What's Cupra? Here's what the brand makes now, and what could come to America

With VW’s announcement that its Cupra subsidiary will be hitting the U.S. by the end of this decade, we thought it was a good time to take a little look at the brand that not many Americans may be familiar with. And while it doesn’t have any history in America, as a standalone brand Cupra’s history is pretty short in Europe, too. It launched in 2018, and the brand has its origins as the performance line of Spanish SEAT, which was yet another VW subsidiary. But its focus on performance remains, even as its own brand. Its lineup is a bit unusual, though, as it has its own Cupra models, but also still has high-performance variants of the SEAT line.

Cupra Ateca

And that brings us neatly to the next question, which is: What exactly does Cupra sell? The current lineup has five main models, two of which are variants of SEATs, and the rest are unique to Cupra. Among those SEATs are the Leon (and the wagon version), as well as the Ateca. The Leon is basically SEAT’s and Cupra’s version of the VW Golf, whereas the Ateca is their VW Tiguan, with each using the same platform and powertrains as the VWs.

Cupra Formentor

As for the Cupra-only models, the first to launch was the Formentor. It’s also on the same sort of MQB architecture used by Tiguan, but has much curvier and aggressive styling that further differentiates it from both the Ateca and the VW. While also featuring internal combustion engines like the Ateca, the Formentor (and the Leon for that matter) also has hybrid powertrains available.

Cupra Born

The next Cupra-only car to launch was the Born. This is based on, and even significantly resembles, the VW ID.3 EV. It’s mainly distinguished by the pointy, scowl-y nose, side skirts, a rear diffuser and somewhat different interior. It does offer more power than the ID.3, featuring 223 horsepower from its rear-mounted motor to the ID.3’s 201.

Rounding out the lineup is the latest Cupra, which is another EV, the Tavascan (shown at top and below). Larger than the Born, it’s a Cupra variant of the VW ID.4 and ID.5. It’s more akin to the ID.5 with its fastback roofline. But with much more aggressive curves, a more prominent rear spoiler, and flashy lights with triangular accents, it stands out much more from its VW cousins than the Born does. It’s available in two powertrain variants, the single rear-motor with 281 horsepower and the dual-motor, all-wheel-drive one with 335 horsepower. That means it makes the same amount of power as the VWs.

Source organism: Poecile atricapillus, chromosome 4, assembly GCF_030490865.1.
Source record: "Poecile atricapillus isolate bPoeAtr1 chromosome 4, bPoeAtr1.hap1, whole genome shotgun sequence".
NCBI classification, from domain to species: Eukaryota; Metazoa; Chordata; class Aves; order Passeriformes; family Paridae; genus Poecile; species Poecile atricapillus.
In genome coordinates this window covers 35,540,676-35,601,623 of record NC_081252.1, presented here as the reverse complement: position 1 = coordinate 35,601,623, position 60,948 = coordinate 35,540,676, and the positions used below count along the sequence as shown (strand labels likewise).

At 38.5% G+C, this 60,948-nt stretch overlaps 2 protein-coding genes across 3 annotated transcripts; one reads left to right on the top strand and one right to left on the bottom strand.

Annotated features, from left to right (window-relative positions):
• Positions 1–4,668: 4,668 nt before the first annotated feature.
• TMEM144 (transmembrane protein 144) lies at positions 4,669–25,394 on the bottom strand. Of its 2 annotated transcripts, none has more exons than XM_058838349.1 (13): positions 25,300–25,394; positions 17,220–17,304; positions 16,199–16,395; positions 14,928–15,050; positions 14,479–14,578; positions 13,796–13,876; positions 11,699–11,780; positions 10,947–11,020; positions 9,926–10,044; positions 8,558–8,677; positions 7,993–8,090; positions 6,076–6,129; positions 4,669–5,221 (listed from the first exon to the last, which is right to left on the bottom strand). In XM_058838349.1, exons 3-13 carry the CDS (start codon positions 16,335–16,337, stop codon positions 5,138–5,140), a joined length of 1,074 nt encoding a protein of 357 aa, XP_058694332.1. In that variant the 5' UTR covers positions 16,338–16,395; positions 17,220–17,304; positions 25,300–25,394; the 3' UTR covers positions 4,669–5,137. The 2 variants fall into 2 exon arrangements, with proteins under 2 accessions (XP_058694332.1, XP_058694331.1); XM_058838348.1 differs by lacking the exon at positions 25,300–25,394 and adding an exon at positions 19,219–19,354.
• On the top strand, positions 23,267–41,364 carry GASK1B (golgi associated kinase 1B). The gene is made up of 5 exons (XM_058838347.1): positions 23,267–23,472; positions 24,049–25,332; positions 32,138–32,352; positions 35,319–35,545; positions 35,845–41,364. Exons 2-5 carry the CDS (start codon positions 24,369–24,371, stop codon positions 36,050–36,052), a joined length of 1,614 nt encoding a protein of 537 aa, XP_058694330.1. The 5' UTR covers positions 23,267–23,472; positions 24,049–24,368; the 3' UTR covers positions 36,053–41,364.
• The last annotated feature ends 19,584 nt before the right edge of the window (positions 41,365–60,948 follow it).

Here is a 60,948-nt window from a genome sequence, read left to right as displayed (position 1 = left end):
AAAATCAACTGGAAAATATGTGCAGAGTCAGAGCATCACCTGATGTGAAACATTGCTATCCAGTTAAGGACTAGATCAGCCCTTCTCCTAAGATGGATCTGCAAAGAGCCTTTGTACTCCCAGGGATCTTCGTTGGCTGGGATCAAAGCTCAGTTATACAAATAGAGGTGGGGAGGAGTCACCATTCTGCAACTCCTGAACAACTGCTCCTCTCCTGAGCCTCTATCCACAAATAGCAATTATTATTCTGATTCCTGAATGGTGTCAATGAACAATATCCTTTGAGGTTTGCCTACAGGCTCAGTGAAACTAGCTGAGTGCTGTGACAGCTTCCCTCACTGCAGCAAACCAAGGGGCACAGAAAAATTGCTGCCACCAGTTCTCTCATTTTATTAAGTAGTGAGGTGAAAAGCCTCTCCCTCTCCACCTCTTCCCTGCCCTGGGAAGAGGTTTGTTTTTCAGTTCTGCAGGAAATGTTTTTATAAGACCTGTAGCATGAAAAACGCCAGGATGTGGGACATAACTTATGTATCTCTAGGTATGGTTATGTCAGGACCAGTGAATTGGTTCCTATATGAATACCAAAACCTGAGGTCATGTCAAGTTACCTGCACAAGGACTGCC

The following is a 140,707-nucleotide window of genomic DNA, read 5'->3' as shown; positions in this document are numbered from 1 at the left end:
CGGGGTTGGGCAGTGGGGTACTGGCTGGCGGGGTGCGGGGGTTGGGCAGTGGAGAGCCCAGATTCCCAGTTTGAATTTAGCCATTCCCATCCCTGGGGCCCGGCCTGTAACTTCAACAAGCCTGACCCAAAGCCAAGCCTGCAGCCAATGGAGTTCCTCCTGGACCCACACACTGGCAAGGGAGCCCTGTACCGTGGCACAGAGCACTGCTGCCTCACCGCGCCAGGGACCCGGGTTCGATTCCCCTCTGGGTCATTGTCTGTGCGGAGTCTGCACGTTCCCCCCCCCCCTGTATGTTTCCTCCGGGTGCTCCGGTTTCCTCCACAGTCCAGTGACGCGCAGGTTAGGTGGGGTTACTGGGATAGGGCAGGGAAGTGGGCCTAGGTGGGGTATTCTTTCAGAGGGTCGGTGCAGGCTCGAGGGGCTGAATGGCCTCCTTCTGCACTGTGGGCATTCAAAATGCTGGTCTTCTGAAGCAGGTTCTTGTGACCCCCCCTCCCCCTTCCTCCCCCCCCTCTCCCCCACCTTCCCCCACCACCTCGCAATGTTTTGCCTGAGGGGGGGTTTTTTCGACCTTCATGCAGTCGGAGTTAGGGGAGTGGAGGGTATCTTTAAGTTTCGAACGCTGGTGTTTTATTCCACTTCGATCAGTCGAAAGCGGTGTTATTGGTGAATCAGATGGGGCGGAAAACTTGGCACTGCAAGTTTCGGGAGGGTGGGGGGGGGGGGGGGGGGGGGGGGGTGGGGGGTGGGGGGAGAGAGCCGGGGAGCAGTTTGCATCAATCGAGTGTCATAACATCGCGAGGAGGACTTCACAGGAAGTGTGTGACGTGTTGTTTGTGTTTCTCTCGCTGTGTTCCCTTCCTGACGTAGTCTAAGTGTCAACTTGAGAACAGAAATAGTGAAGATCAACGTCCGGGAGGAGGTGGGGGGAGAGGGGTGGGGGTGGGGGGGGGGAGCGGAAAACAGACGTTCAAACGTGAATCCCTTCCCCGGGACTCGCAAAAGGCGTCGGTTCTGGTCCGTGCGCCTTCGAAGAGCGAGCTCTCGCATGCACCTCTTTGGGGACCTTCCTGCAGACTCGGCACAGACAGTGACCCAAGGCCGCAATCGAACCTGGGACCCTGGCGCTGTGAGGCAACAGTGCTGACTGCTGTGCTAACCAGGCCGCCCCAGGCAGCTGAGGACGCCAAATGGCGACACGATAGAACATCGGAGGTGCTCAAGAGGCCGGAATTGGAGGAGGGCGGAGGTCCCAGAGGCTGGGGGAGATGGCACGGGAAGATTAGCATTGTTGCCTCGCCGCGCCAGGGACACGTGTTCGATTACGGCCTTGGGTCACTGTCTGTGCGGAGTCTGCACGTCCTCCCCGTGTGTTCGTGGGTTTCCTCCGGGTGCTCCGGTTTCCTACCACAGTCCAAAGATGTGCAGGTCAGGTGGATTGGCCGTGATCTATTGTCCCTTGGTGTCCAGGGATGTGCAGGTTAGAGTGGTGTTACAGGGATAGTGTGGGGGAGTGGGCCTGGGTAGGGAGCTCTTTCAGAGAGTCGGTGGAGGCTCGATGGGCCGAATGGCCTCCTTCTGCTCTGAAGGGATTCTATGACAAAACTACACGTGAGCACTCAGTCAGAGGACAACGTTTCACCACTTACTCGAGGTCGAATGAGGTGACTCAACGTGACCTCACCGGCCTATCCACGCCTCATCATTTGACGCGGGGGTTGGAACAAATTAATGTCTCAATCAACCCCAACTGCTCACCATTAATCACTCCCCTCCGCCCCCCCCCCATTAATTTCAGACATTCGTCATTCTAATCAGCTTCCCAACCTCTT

Cupra Tavascan

So, will any of these make it to the U.S.? VW and Cupra said that it would be entering the U.S. market with a pair of electric crossovers. That immediately rules out the SEAT-based models and the Formentor, at least in their current iterations. That leaves the Born and the Tavascan. The Born seems pretty unlikely, since VW doesn’t even sell the ID.3 in America, and there have been no signs of that changing. The Tavascan, though, being based on the ID.4, seems possible. Certifying it wouldn’t be difficult, and there might be even be the possibility of building some of them at VW’s ID.4 plant in Tennessee to be eligible for some tax credits. And while it’s a fastback version, it is a crossover of sorts, and would likely stand out the most from VW’s many other U.S. offerings.

That’s only one model, which means there would be another slot to fill. We think the most likely choice for this is some Cupra model that hasn’t launched yet. We could see it being something larger than the Tavascan, maybe with more power, too. We’ll simply have to wait for a few years to find out if our predictions are right and what other details the brand has to announce.

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